U.S. Senators are increasing the anti-crypto rhetoric again, urging federal agencies to take action against the illicit use of digital assets. Some U.S. Senators are increasing the anti-crypto rhetoric and urging federal agencies take action against illicit digital asset use.
Senator Maggie Hassan, Democrat from Massachusetts, is the latest to voice concerns over cryptocurrency being used as a payment method for ransomware attacks.
On Sept. 16, a member of the Senate Homeland Security and Governmental Affairs Committee wrote a letter to several agencies, including the Justice Department and the Department of Homeland Security.
She expressed her concern about a recent case from New Hampshire, where $2.3 million was stolen during a cyber-attack on Peterborough. The money was then converted to cryptocurrency.
“Crypto anonymity has made it easier for criminals to use cryptocurrency in many ways.” These include drug sales via the dark web, ransomware attacks payments, tax evasion and financing terrorism and organized crime.
She explained the differences between centralized exchanges that require KYC (know your customer) and decentralized exchanges, as well as OTC (overthe counter) desks that do not have such requirements. She also stated that more KYC enforcement was necessary.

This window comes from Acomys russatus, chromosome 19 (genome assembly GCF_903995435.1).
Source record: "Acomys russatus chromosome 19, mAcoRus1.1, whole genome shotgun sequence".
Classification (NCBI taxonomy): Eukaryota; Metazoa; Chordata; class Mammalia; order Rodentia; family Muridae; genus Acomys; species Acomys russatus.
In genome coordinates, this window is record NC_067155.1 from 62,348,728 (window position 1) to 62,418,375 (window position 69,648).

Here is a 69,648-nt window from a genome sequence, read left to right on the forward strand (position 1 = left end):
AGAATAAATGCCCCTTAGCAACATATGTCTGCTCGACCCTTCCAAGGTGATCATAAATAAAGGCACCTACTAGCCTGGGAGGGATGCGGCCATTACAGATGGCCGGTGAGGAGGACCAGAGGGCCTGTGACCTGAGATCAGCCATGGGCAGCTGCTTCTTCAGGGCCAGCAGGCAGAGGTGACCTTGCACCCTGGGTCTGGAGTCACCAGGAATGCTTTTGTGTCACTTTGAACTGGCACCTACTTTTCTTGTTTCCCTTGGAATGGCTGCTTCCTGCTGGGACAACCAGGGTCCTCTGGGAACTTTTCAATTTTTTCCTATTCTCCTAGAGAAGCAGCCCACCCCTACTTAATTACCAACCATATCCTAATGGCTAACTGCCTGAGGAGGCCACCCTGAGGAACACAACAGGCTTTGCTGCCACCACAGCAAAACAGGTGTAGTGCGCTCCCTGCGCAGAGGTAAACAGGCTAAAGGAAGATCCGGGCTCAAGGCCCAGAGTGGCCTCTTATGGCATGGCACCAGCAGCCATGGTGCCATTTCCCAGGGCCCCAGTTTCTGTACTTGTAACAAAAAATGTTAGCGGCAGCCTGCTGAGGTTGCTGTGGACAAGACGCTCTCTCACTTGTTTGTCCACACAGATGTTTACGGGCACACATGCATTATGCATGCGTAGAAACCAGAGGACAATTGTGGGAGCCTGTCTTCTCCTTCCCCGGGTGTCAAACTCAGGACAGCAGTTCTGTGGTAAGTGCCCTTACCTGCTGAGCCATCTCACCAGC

Senator Hassan asked several questions about the actions of agencies to stop ransomware and cryptocurrencies being used for illicit purposes.
Hassan, along with Senator Elizabeth Warren, is a member the Senate Finance Committee. This committee is responsible for taxation and revenue, trade agreements, and tariffs.
Related: Don’t blame crypto ransomware
As regulatory pressure builds in the U.S., lawmakers from both sides have been arguing for and against cryptocurrency.
Cynthia Lummis, Senator of Kentucky, stated that her vision was to establish a regulatory and legislative framework.
“We want to ensure that Bitcoin, stablecoins and tokens can invent and that the U.S. Dollar can also innovate and become a digital currency. There will be formats people can use that are more user-friendly than the more traditional forms of currency.
Early August, Senators Ron Wyden and Cynthia Lummis proposed an amendment to controversial infrastructure bill to clarify the crypto tax provisions. This was to ensure that it wouldn’t stifle innovation.
The Senate passed the bill on August 10, with the language that broadly classified most actors as crypto brokers remaining unchanged. If the bipartisan infrastructure bill passes, as Nancy Pelosi has scheduled, a final vote will be held on September 27. This could mean that software firms, network validateators, stakers and miners may have to report third-party taxes.